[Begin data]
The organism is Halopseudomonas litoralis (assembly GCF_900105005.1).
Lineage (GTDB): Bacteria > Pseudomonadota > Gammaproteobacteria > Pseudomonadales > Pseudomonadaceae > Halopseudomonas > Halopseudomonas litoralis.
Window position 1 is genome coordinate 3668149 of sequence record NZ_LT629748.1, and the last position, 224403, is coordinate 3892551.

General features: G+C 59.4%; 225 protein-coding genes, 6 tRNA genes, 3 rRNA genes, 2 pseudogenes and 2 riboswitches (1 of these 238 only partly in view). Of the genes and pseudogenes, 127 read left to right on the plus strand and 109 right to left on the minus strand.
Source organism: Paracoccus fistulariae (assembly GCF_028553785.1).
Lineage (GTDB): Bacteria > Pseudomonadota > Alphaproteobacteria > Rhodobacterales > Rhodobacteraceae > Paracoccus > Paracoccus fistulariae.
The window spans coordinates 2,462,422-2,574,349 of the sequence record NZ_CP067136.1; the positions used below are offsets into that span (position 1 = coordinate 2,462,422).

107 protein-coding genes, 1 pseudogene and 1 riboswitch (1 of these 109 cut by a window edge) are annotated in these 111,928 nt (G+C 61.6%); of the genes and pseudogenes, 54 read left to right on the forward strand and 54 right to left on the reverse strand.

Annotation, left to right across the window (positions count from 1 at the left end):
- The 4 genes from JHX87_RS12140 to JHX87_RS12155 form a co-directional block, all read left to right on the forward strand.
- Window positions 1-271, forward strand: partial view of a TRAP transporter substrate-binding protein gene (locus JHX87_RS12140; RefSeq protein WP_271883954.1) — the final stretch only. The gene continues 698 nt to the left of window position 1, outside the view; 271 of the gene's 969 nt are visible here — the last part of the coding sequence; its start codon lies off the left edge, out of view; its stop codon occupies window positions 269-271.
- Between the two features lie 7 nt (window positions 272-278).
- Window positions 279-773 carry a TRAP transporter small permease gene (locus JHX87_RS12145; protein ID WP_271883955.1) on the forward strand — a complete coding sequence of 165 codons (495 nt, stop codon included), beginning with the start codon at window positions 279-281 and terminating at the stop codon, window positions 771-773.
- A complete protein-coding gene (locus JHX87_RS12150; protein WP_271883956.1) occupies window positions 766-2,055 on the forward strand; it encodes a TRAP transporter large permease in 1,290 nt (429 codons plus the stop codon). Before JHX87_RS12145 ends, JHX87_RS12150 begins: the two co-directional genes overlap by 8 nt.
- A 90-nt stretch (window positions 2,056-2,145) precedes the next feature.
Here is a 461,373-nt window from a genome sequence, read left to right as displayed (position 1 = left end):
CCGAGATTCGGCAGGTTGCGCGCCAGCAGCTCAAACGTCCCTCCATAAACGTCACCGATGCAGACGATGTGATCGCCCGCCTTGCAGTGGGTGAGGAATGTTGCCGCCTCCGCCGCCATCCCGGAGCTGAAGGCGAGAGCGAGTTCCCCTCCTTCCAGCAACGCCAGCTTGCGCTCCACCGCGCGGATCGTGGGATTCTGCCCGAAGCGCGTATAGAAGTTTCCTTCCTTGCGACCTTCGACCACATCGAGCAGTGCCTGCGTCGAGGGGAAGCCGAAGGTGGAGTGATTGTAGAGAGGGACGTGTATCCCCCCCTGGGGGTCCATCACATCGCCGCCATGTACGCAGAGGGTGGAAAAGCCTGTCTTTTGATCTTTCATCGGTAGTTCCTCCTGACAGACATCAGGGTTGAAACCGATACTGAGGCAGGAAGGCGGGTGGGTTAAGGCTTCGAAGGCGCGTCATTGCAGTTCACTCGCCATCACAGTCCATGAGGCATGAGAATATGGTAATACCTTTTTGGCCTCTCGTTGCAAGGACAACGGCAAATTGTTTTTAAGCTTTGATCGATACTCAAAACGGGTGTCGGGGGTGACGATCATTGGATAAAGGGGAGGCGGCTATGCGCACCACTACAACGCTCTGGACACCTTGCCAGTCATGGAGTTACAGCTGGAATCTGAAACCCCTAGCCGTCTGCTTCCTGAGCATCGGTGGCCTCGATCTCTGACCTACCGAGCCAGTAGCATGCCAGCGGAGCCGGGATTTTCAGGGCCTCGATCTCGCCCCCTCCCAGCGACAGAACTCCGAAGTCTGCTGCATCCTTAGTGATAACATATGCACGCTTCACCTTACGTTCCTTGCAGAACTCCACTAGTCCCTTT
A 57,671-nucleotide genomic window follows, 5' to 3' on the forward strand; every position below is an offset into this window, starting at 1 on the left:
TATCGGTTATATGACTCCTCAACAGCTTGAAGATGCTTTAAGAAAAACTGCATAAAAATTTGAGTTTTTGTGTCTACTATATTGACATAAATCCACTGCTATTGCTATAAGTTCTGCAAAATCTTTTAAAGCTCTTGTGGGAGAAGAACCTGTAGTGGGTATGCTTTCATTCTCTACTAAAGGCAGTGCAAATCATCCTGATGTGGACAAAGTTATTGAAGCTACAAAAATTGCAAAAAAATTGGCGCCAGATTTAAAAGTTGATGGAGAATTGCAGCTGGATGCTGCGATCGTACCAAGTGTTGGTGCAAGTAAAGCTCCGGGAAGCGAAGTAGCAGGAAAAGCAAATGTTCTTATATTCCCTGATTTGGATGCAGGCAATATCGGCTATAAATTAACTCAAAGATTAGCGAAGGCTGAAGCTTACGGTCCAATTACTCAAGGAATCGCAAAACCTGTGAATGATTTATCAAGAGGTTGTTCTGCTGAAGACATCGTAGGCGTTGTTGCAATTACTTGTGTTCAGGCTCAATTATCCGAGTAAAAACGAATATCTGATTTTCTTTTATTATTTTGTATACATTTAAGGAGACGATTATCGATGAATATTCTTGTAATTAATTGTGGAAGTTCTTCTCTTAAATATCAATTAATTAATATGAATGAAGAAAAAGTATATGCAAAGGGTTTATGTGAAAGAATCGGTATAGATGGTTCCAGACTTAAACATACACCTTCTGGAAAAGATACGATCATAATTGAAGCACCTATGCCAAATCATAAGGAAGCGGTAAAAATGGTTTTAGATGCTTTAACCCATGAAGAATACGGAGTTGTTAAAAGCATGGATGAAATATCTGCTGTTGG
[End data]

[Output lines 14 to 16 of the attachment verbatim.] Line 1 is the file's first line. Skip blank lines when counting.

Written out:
- A complete protein-coding gene (locus JHX87_RS12150; protein WP_271883956.1) occupies window positions 766-2,055 on the forward strand; it encodes a TRAP transporter large permease in 1,290 nt (429 codons plus the stop codon). Before JHX87_RS12145 ends, JHX87_RS12150 begins: the two co-directional genes overlap by 8 nt.
- A 90-nt stretch (window positions 2,056-2,145) precedes the next feature.
Here is a 461,373-nt window from a genome sequence, read left to right as displayed (position 1 = left end):